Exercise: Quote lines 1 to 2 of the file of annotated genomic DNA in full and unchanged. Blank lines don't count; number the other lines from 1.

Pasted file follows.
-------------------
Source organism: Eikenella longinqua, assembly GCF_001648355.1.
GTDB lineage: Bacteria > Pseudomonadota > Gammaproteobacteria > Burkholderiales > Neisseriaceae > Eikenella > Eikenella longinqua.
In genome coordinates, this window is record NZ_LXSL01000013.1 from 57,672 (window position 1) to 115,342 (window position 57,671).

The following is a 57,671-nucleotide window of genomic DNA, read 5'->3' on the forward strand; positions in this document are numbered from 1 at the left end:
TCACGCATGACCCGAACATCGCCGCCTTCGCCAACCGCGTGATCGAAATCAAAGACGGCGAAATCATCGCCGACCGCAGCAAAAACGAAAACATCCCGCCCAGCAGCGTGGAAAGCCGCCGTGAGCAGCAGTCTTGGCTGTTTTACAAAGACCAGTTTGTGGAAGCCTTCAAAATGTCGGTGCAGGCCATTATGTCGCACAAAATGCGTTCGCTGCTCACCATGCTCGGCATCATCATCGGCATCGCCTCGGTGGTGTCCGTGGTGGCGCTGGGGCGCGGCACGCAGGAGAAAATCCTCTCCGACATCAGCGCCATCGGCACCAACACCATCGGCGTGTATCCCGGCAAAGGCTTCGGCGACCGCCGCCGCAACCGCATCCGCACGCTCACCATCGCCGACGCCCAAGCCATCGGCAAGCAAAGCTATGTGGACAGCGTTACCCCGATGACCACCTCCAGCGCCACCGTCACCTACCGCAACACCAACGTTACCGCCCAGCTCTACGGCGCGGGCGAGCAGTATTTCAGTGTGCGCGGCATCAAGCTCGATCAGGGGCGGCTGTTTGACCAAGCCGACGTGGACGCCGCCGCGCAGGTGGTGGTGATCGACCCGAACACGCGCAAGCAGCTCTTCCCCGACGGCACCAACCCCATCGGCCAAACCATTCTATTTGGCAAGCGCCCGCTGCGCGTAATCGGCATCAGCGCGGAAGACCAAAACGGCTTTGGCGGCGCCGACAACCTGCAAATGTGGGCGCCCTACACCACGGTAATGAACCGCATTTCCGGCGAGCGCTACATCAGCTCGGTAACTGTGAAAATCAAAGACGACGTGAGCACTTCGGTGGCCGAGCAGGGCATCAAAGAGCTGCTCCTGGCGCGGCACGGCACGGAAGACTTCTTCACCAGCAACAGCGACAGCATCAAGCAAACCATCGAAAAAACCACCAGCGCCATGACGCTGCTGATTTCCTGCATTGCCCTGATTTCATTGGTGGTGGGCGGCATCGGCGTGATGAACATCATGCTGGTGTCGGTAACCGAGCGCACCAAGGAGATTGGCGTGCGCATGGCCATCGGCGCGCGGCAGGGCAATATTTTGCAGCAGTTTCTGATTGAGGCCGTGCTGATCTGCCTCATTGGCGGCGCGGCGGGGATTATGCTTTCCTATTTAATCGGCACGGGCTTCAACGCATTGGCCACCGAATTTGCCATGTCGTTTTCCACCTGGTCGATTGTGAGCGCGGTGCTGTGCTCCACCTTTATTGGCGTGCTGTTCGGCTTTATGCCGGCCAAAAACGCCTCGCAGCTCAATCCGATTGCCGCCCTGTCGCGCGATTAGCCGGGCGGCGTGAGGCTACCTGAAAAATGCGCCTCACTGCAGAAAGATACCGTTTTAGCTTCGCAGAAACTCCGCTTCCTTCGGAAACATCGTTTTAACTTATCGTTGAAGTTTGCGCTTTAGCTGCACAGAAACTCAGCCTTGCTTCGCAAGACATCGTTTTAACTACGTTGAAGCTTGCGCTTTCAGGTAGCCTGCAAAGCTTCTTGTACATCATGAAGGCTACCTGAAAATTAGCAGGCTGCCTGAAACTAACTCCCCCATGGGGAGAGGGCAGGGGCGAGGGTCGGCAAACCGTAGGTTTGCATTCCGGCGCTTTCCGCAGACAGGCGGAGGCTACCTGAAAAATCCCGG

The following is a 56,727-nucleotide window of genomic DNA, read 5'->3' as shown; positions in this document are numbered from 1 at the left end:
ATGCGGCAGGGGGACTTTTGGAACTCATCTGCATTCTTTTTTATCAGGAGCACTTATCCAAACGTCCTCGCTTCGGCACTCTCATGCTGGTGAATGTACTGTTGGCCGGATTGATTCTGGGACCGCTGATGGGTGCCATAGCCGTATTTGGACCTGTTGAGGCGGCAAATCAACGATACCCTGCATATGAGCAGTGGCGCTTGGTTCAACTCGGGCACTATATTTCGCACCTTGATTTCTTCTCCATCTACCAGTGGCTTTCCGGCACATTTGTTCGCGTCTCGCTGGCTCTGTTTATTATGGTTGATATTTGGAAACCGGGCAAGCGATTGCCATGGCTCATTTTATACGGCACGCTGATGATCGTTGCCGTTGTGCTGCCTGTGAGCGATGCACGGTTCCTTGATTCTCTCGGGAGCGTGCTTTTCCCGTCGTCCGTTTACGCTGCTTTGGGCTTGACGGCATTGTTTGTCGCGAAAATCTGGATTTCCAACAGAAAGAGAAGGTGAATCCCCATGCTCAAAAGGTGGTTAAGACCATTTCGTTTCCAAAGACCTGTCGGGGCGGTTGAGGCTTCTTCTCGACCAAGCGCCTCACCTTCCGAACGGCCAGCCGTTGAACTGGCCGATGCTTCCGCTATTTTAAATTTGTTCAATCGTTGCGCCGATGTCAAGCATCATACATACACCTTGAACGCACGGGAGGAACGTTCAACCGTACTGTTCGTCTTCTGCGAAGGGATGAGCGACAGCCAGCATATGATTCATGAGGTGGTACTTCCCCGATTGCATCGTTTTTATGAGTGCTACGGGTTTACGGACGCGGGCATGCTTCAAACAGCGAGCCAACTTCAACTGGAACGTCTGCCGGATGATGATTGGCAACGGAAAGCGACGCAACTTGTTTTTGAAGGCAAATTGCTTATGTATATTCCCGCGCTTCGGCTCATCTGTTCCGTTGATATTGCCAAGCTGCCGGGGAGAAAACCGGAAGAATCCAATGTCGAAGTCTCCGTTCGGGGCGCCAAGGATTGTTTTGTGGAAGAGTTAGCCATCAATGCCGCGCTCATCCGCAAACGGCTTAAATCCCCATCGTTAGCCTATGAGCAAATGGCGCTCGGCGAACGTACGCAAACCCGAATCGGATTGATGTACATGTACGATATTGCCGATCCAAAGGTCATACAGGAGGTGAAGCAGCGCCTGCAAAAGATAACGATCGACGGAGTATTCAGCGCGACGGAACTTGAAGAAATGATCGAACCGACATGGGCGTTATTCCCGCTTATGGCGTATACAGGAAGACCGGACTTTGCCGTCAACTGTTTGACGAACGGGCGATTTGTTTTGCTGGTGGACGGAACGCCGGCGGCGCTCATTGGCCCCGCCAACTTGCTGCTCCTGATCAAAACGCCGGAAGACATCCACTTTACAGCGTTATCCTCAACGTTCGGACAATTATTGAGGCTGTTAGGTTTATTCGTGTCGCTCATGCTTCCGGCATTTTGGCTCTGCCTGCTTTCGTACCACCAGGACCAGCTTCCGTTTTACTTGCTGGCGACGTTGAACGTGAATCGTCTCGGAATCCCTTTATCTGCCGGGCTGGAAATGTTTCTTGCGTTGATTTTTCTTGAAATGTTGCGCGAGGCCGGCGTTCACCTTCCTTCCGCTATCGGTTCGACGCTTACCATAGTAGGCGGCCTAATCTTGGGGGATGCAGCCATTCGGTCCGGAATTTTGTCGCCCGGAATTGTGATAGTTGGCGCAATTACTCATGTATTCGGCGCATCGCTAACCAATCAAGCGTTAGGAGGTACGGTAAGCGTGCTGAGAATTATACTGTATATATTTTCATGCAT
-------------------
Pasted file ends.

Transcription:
Source organism: Eikenella longinqua, assembly GCF_001648355.1.
GTDB lineage: Bacteria > Pseudomonadota > Gammaproteobacteria > Burkholderiales > Neisseriaceae > Eikenella > Eikenella longinqua.